Chapter 2

Chapter 2


This chapter is made up principally of exhortations to the performance of various Christian duties, and the exhibition of Christian virtues.
vv. 1-4:
Paul first exhorts the Philippians, in the most tender manner, so to live as to give him joy, by evincing among themselves unity and concord. He entreats them to do nothing by strife and a desire of distinction, but to evince that humility which is manifested when we regard others as more worthy than we are.

vv. 5-11:
This exhortation he enforces in a most impressive manner by a reference to the example of Christian example of condescension and humiliation fitted to repress in us all the aspirings of ambition and to make us ready to submit to the most humble offices to benefit others,.

vv. 12-13:
He then exhorts them to work out their salvation with diligence, assuring them, for their encouragement, that God works in them to will and to do of his good pleasure.

vv. 14-16:
To this he adds an exhortation, that they would avoid everything like murmuring and disputing that they would be blameless and harmless in their walk, showing the excellency of the religion which they loved to all around them, and exerting such an influence on others that Paul might feel that he had not labored in vain.

vv. 17-18:
To excite them to this, he assures them that he was ready himself to be sacrificed for their welfare, and should rejoice if, by his laying down his life, their happiness would be promoted. He asked the same thing in return from them.

vv. 19-24:
He then tells them, in expressing his interest in them, that he hoped soon to be able to send Timothy to them again a man who felt a deep interest in their welfare, and whose going to them would be one of the highest proofs of the apostle's love.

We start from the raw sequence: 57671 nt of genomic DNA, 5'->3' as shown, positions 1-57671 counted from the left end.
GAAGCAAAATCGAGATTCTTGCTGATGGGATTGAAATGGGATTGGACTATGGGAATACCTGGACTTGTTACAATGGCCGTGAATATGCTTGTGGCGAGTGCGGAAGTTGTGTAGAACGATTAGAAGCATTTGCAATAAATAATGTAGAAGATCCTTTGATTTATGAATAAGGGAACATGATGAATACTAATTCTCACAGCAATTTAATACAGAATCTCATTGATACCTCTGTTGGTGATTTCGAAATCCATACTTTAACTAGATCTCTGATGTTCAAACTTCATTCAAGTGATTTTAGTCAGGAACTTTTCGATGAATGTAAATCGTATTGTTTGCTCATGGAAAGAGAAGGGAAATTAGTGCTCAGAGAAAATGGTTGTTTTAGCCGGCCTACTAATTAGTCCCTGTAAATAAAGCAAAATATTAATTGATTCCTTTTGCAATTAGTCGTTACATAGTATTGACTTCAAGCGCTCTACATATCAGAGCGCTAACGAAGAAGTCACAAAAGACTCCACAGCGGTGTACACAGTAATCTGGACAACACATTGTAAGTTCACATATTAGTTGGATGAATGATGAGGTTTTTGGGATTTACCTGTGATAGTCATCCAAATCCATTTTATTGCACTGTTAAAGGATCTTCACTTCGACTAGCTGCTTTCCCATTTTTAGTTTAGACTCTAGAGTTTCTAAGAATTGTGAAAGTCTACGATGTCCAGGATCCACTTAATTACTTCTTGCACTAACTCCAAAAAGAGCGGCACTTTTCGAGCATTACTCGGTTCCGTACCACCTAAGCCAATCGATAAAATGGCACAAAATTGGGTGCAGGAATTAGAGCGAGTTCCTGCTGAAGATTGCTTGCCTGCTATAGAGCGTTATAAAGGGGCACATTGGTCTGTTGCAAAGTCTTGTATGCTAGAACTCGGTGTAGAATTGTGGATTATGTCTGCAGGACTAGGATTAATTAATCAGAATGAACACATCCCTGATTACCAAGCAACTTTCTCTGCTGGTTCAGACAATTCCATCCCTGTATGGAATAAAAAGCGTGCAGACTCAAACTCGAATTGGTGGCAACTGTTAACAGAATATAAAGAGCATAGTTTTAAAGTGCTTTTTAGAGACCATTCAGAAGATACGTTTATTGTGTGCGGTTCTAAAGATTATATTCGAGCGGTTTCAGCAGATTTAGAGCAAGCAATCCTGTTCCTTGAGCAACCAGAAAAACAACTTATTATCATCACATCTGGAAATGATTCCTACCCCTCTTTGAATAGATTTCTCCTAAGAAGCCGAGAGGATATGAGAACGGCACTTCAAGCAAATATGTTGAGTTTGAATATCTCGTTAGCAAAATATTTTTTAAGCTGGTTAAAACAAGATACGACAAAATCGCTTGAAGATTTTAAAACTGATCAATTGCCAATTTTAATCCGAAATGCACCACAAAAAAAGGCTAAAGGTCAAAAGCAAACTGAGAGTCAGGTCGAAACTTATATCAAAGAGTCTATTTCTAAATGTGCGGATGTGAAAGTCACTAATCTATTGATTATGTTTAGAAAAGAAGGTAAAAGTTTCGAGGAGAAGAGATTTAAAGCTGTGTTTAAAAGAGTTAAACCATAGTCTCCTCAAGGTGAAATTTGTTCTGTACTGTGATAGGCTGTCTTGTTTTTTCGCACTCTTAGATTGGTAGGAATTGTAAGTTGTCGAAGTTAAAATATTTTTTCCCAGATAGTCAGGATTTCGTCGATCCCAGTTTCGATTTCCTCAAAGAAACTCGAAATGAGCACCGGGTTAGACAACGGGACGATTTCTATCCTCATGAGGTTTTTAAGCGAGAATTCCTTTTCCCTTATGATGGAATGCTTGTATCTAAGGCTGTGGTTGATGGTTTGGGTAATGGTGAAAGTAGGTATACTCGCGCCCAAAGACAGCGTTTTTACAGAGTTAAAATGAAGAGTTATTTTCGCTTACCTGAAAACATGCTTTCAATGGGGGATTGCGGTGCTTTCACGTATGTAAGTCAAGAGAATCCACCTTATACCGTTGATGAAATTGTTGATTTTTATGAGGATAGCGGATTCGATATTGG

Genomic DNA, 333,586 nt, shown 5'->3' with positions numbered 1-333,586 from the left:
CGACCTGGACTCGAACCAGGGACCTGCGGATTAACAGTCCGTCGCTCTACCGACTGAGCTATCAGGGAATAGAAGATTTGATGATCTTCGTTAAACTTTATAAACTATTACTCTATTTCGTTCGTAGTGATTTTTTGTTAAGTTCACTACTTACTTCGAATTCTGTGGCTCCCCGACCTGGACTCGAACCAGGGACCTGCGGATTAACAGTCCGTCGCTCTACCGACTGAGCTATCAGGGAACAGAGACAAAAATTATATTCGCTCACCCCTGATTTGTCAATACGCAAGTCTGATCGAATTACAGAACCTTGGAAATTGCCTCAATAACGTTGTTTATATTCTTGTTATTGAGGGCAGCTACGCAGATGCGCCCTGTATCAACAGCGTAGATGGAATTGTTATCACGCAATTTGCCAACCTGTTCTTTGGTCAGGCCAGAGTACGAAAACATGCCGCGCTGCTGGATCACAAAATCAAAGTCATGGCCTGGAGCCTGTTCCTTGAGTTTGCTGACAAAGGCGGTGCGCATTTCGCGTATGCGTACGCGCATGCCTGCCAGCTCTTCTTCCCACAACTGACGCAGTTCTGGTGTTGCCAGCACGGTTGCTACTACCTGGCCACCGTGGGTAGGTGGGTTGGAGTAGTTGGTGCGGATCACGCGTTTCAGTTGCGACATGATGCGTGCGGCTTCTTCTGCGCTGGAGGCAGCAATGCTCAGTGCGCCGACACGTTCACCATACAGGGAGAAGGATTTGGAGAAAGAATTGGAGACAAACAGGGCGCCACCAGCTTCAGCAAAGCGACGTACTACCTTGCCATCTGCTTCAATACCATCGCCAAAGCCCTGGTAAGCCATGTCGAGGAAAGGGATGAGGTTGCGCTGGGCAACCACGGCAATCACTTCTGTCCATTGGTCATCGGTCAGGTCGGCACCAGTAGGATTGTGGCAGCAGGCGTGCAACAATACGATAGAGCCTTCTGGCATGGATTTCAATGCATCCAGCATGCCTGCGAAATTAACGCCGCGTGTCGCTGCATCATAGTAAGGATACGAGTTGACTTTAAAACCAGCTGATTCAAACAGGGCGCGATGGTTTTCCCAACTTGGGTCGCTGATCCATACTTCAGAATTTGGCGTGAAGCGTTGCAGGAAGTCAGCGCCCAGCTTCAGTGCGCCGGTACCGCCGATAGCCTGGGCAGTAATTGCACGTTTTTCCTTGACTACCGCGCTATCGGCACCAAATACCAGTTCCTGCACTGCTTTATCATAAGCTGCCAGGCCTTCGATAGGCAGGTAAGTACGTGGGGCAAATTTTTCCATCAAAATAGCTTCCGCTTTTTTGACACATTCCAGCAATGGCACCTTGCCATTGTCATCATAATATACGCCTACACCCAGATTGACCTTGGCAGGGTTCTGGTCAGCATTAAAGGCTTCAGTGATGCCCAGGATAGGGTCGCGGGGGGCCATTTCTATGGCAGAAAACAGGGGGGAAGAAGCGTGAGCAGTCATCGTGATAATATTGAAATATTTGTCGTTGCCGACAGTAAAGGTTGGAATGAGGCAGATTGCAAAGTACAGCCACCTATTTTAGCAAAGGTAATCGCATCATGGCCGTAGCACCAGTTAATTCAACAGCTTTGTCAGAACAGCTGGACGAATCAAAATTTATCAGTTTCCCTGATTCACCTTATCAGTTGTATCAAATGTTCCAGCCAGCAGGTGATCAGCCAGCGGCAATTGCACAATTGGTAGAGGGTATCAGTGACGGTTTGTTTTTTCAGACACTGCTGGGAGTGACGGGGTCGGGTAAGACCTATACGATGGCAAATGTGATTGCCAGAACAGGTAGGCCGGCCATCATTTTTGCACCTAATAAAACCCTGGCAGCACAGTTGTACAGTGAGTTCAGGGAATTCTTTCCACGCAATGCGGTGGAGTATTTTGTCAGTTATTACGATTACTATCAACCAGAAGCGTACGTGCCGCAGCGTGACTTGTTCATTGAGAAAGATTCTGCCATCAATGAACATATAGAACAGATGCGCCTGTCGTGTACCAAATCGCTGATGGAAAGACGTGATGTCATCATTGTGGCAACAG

vv. 25-30:
The same love for them, he says, he had now shown to them by sending to them Epaphroditus, a man to whom he was tenderly attached, and who had an earnest desire again to return to the church from which he had been sent. Paul sent him, therefore, again to Philippi, that he might be with them and comfort them, and he asked for him a kind reception and affectionate treatment, in view of the sufferings which he had experienced in the cause of the Redeemer.


         To humility after Christ's example, whose glory followed his humiliation: to earnestness in seeking perfection, that they may be his joy in the day of Christ: his joyful readiness to be offered now by death, so as to promote their faith. his intention to send Timothy: his sending Epaphroditus in the meantime.
         The one danger which threatened the Philippian church was that of disunity, and actually that is the danger of every healthy church.  It is when people are really serious and their beliefs really matter to them that they are apt to come into conflict with one another.  The greater their enthusiasm becomes, the greater becomes the danger that they will collide.  It is against such a danger that Paul wishes to safeguard this church.

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